Rumblefish, YouTube Team Up to Offer Music Licensing Service for Consumers
One of the complications of living in an information age is the fact that an endless amount of digital content is available anywhere and at all times, no matter who owns it. For creators—artists, writers, musicians—the massive influx of digital information has meant intellectual property is more easily reprinted, plagiarized, pirated and downright stolen virally. For the average person not up to date on the latest in copyright infringement law, it means that cute video that you posted on YouTube of your 6-year-old nephew dressed up as a zombie and dancing to Michael Jackson’s “Thriller” could get flagged for copyright violation, blocked, or even taken down.
But believe it or not, many Web content powerhouses, like YouTube, don’t enjoy slapping their users with copyright infringement citations. In fact, yesterday Portland, OR-based music licensing company Rumblefish announced a partnership with YouTube to launch a non-commercial licensing service that would give the everyday home movie maker legal rights to use thousands of tracks worldwide in any non-commercial video.
“We’re really looking to service the average YouTube user with this and we would like to reach as many of these filmmakers as possible and just make music as easy to use as we can, and to get them the best music that we can under a non-commercial license,” Rumblefish founder and CEO Paul Anthony said on a conference call with media representatives Wednesday.
The service, called Friendly Music, will roll out on Tuesday, July 29, and will allow the average Joe to search through a catalogue of over 35,000 tracks by independent artists and labels from over 35 countries. Users can select a song, and purchase the license for $1.99 per track, per video, for as long as the video is online. An official license will be sent to the user via e-mail upon purchase.
“We’re selling an official license with each song,” Anthony said. “It allows users to have unlimited views, and the rights are in perpetuity for as long as the video is online.”
YouTube’s current editing tools, AudioSwap and Video Editor, allow users to swap out their existing audio for songs from a preapproved list, much of which is already serviced by Rumblefish, into their already uploaded videos on the website. How Friendly Music licenses will be different is that they will give users the ability to download the track, edit it into their video using their own video editing software, and upload it to back up to YouTube legally. This capability reaches an un-serviced group of users, according to Glenn Brown,YouTube’s head of music partnerships.
Usually when users upload videos that violate copyright laws, “we generally leave the video up and set it to monetize and pay our partners out for it,” Glenn said.
With Friendly Music, he says, it will be clearer to consumers what tracks they can and cannot use legally before putting their video online.
“Right now there’s not a lot of clarity for users that when they upload the video, their video is going to stay up for as long as they’d like it to,” Brown said. “This is just basically the first step toward the much bigger trend of content companies being really user-friendly with their licensing models, and explaining to users upfront what their rights and responsibilities are.”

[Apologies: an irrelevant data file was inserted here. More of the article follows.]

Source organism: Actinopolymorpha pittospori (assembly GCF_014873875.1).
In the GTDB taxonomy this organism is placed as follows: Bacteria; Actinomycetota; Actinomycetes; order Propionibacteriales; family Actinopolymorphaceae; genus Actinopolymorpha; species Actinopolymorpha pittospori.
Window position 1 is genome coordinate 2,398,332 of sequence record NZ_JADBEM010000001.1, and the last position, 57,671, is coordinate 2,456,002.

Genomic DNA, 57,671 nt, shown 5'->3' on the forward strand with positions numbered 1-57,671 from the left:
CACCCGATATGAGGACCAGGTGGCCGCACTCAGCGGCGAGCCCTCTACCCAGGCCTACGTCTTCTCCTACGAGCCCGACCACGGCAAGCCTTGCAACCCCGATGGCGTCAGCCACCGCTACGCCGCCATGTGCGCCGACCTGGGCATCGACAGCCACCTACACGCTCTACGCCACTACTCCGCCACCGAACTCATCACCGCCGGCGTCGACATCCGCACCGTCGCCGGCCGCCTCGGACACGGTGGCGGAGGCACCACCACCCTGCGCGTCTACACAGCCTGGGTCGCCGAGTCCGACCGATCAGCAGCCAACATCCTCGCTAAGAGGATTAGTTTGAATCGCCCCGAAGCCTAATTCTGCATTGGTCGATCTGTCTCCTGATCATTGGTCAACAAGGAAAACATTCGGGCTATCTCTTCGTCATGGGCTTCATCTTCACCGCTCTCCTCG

Though the catalogue currently does not contain any tracks from major label artists, Anthony says it does include many tracks from popular films and TV shows, such as Entourage, networks including MTV, video game companies like Ubisoft, and many global brands. He also noted that new tracks will be added on a daily basis alongside one free song download every week, and said the service is currently working on developing a deal to include tracks from bigger-name artists and labels, which will be rolled out in the coming months. A downloadable list of notable independent artists and labels available through the service can be seen here.
Although YouTube is a partner in the service, the Friendly Music licenses will not require that users upload the videos exclusively to YouTube—the two dollar license gives users the right to use a song in a video and post it anywhere on the web, provided that the use is for non-commercial purposes. And for the average YouTube video-surfer, videos with Friendly Music licenses will mean you’ll never have to click on a clip entitled “Baby dancing to Beyonce,” only to find the audio has been removed due to copyright infringement.
As for competition, Rumblefish said it has none in the consumer market.
“This is different because it’s the first time users have been given the opportunity to buy a direct license from music rights holders,” Anthony said. The service, he says, will give the movie-making consumer access to an extensive bank of copyright-cleared songs “to help users create professional quality sounding soundtracks for their video,” without having to purchase expensive rights deals directly through artists or labels.
If a user’s Friendly Music licensed video became a big hit on YouTube and they wanted to start using it for commercial purposes, Anthony said Rumblefish would work with the user to upgrade the license through the company’s existing commercial licensing service.
Rumblefish was founded in 1996 and licenses music for commercial use in television, film, video games, and brands. The company first rolled out an automated music licensing service in 2006, and first teamed up with YouTube in 2008, providing music for the online video community’s AudioSwap tool.